safety testing a Dreambaby stairgate
E’s been on the move since he was 10 months old so we already have safety gates at the top and bottom of our stairs. Now he’s a boy not a baby safety in the home becomes less about the obvious risks of trips and falls and more about curiosity induced accidents. We prefer to encourage E to learn to do things safely rather than restricting his access so we were interested to try out the Dreambaby® gates to make particular areas of the house safer for him. The kitchen and E’s bedroom were the obvious rooms to choose.
The hazard in our kitchen lies in the lure of these mysterious steps leading down to the cellar. E has been trained from an early age to ‘just look’ when we disappear down the stairs but we do wonder whether curiosity might get the better of him one day on a hunt for frozen peas/blueberries/mischief. The only reason we don’t have a stairgate there is because the opening is too narrow to fit one.
The Dreambaby® stairgate was just about narrow enough to fit the opening to the cellar (for wider openings it comes with two extension bars). As a pressure fit gate it was quick and easy to install and simply tightens into place (no drilling required unless using at the top of stairs where screwing in the mounting caps is recommended for added security). The gate certainly served it’s purpose of barricading off an enticing but risky area of the house. However we had to take it down after a few days because in all honesty it was tightly wedged in rather than fitted properly and we weren’t able to screw in the mounting caps as per the manufacturers recommendation. Afterall an incorrectly fitted gate is worse than no gate at all (the horror of a colleague’s son breaking his arm when he tried to climb over a pressure fit gate that had worked loose came to mind!)
From a practical point of view, for our cellar doorway at least, having a gate there felt like our safety as adults was compromised as the space really is too small, a bit dark and reduces the doorway area you have to carry things through. Another unexpected reason for removing it was that our arthritic cat Billy couldn’t jump over the gate to get down to the litter tray in the cellar so started to poo by the front door (not quite the ‘keeping E safer’ outcome we’d hoped for!).
The stairgate installed in E’s room was more successful and has been in place for over a month now. We’re in the process of decorating E’s room and once finished we intend to transition E from his cot to a floor bed. He’ll be able to get in and out of bed himself and the room will be babyproofed so he can simply get up and play when he wakes. The gate in the doorway will help to reduce the risk of him hurting himself walking along the landing to our room while he’s still small (the chance of slipping on a hard floor while wearing a sleep bag is rather high!)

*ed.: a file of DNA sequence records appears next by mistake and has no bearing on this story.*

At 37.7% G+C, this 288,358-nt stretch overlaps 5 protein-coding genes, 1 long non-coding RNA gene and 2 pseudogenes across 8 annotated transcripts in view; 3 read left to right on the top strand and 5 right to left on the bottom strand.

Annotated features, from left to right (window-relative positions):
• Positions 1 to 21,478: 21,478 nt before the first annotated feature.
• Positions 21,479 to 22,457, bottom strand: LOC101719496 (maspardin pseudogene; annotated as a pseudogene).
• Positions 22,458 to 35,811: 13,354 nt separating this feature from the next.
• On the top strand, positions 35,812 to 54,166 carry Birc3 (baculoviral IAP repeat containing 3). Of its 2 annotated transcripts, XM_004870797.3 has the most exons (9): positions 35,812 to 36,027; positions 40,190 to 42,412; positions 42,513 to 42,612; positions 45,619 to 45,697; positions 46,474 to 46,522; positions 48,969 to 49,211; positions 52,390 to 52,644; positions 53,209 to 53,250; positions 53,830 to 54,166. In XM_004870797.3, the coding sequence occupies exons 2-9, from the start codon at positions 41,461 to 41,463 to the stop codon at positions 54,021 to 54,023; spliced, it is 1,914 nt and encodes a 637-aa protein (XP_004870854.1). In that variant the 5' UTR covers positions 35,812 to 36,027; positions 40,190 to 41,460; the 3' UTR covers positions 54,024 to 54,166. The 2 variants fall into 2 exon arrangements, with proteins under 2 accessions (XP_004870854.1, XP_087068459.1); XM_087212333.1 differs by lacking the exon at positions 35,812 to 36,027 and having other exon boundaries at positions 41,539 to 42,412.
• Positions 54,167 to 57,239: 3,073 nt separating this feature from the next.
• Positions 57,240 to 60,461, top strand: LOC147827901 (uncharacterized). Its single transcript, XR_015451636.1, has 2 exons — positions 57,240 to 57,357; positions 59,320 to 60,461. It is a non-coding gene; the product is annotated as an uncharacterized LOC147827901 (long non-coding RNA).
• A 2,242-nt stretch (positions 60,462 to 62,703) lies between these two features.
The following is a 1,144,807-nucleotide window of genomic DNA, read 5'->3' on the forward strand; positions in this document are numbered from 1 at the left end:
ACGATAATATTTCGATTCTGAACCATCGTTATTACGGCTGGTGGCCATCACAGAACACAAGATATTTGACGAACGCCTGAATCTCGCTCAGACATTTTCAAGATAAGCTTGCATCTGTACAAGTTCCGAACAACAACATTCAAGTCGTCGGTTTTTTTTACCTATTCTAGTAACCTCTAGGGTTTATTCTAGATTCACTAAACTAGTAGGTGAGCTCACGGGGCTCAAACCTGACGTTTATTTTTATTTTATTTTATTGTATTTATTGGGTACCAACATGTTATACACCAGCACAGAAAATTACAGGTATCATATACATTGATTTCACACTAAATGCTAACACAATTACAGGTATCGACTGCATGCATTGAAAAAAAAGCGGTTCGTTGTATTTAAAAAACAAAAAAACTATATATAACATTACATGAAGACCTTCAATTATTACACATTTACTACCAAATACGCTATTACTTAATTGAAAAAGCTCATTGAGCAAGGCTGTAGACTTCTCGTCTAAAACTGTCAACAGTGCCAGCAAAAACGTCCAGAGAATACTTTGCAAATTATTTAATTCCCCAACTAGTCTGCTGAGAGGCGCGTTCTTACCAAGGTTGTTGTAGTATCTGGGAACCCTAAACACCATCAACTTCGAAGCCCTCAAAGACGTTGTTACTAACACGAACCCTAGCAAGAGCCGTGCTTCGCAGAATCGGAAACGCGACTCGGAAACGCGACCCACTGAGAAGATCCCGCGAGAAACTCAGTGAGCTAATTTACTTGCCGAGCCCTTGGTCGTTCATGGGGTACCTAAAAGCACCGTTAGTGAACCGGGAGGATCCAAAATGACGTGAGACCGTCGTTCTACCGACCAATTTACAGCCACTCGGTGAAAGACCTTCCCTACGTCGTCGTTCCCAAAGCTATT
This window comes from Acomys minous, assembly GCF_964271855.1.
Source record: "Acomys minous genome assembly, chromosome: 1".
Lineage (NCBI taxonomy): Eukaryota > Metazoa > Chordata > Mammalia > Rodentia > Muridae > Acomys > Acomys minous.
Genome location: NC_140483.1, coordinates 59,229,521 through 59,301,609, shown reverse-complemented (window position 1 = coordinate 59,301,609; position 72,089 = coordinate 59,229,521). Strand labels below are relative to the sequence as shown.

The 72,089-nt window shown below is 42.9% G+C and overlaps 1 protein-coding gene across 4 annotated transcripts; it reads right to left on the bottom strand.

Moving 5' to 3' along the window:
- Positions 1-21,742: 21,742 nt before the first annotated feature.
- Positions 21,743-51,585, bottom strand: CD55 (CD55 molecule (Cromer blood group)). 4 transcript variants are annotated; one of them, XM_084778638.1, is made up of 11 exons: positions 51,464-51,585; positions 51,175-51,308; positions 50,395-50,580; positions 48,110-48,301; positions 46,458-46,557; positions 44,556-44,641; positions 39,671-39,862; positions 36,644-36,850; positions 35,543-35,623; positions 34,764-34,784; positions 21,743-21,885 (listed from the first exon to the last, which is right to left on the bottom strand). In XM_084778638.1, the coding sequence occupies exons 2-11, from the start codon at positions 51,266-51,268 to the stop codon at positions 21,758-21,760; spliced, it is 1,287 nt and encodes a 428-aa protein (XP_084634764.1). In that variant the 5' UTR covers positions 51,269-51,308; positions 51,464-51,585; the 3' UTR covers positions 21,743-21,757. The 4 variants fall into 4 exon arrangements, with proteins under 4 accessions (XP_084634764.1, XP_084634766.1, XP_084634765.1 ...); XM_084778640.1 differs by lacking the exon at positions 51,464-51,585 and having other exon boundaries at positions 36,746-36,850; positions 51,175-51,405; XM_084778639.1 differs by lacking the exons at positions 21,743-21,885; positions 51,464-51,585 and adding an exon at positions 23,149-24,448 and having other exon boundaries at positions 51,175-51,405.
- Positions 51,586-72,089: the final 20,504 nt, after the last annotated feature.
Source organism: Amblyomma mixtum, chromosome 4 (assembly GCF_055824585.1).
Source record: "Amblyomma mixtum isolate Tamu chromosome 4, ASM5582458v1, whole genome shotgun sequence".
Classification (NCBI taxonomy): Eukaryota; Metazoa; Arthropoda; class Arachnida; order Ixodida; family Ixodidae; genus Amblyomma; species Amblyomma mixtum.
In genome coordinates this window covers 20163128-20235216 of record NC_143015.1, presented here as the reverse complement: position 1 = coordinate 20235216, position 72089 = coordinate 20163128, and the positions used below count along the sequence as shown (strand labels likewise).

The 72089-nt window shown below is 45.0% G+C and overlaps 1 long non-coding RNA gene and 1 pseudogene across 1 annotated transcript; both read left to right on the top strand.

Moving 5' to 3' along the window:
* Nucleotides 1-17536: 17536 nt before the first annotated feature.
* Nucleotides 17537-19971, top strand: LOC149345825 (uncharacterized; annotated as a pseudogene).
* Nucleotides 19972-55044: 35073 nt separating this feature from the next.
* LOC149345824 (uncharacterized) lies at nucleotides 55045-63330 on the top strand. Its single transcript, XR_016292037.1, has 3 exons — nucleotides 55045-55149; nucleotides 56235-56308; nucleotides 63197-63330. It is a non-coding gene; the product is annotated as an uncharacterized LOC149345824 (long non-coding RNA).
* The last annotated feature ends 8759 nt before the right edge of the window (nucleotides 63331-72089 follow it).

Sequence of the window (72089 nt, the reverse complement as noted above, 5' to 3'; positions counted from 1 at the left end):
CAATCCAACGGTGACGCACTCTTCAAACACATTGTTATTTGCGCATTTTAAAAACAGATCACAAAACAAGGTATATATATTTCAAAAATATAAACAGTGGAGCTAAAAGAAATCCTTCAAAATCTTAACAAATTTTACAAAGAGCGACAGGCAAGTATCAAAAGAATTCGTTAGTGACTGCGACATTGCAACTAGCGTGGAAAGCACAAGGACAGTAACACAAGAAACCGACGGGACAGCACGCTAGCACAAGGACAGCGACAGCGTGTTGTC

So the verdict for trialling Dreambaby stairgates in an old unconventionally sized house with geriatric cats and a small boy.
– quick and easy to install
– double lock mechanism is easy to open for adults and impossible for toddlers to crack
– self-closing door, especially helpful when carrying things and reduces the chance of parental arguments about who forgot to close the gate
Features that didn’t work so well for our family..
– narrow opening rather than the whole width of the gate (a bit awkward if carrying a toddler, basket of laundry etc through)
– trip bar at the bottom of the gate (you soon learn to step over it but I wouldn’t be happy to use a gate this style on the stairs)
We’re grateful to have been involved in the Dreambaby safety testings as not only have we benefited but another family in Gloucester will as well. We’re donating the second stairgate to Gloucestershire Bundles, a local charity who provide toiletries, clothes and equipment to pregnant women and families in crisis with children under 5. If you live in Gloucestershire and are having a clearout of your childs clothes, toys or equipment please consider donating your items.
Disclosure: I was sent the Dreambaby stairgates to review. I was not required to write a positive review and all opinions expressed are my own.
Entry filed under: reviews.